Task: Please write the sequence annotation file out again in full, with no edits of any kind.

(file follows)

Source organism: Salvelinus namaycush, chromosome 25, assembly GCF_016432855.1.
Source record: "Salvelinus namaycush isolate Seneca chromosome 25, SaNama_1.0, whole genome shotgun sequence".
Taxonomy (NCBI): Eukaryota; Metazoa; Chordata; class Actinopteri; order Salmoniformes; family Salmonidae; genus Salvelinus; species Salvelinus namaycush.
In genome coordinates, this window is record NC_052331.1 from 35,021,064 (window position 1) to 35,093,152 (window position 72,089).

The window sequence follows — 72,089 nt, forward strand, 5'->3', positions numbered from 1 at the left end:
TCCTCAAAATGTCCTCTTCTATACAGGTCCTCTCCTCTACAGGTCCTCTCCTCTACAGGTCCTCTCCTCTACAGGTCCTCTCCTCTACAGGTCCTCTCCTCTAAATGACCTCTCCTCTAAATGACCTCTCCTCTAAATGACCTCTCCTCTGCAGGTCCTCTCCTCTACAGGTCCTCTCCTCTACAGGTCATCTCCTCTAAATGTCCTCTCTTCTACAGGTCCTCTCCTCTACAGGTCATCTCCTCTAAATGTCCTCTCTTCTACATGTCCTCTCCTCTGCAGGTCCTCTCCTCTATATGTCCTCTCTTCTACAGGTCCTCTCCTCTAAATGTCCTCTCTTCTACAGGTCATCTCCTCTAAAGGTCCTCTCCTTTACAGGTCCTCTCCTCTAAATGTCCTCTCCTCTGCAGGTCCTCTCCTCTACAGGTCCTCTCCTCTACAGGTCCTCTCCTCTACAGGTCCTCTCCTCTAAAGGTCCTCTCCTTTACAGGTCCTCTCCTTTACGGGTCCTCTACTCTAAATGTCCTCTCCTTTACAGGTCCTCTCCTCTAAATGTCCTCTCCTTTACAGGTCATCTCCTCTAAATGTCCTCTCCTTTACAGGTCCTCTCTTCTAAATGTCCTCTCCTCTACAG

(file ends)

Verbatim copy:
Source organism: Salvelinus namaycush, chromosome 25, assembly GCF_016432855.1.
Source record: "Salvelinus namaycush isolate Seneca chromosome 25, SaNama_1.0, whole genome shotgun sequence".
Taxonomy (NCBI): Eukaryota; Metazoa; Chordata; class Actinopteri; order Salmoniformes; family Salmonidae; genus Salvelinus; species Salvelinus namaycush.
In genome coordinates, this window is record NC_052331.1 from 35,021,064 (window position 1) to 35,093,152 (window position 72,089).

The window sequence follows — 72,089 nt, forward strand, 5'->3', positions numbered from 1 at the left end:
TCCTCAAAATGTCCTCTTCTATACAGGTCCTCTCCTCTACAGGTCCTCTCCTCTACAGGTCCTCTCCTCTACAGGTCCTCTCCTCTACAGGTCCTCTCCTCTAAATGACCTCTCCTCTAAATGACCTCTCCTCTAAATGACCTCTCCTCTGCAGGTCCTCTCCTCTACAGGTCCTCTCCTCTACAGGTCATCTCCTCTAAATGTCCTCTCTTCTACAGGTCCTCTCCTCTACAGGTCATCTCCTCTAAATGTCCTCTCTTCTACATGTCCTCTCCTCTGCAGGTCCTCTCCTCTATATGTCCTCTCTTCTACAGGTCCTCTCCTCTAAATGTCCTCTCTTCTACAGGTCATCTCCTCTAAAGGTCCTCTCCTTTACAGGTCCTCTCCTCTAAATGTCCTCTCCTCTGCAGGTCCTCTCCTCTACAGGTCCTCTCCTCTACAGGTCCTCTCCTCTACAGGTCCTCTCCTCTAAAGGTCCTCTCCTTTACAGGTCCTCTCCTTTACGGGTCCTCTACTCTAAATGTCCTCTCCTTTACAGGTCCTCTCCTCTAAATGTCCTCTCCTTTACAGGTCATCTCCTCTAAATGTCCTCTCCTTTACAGGTCCTCTCTTCTAAATGTCCTCTCCTCTACAG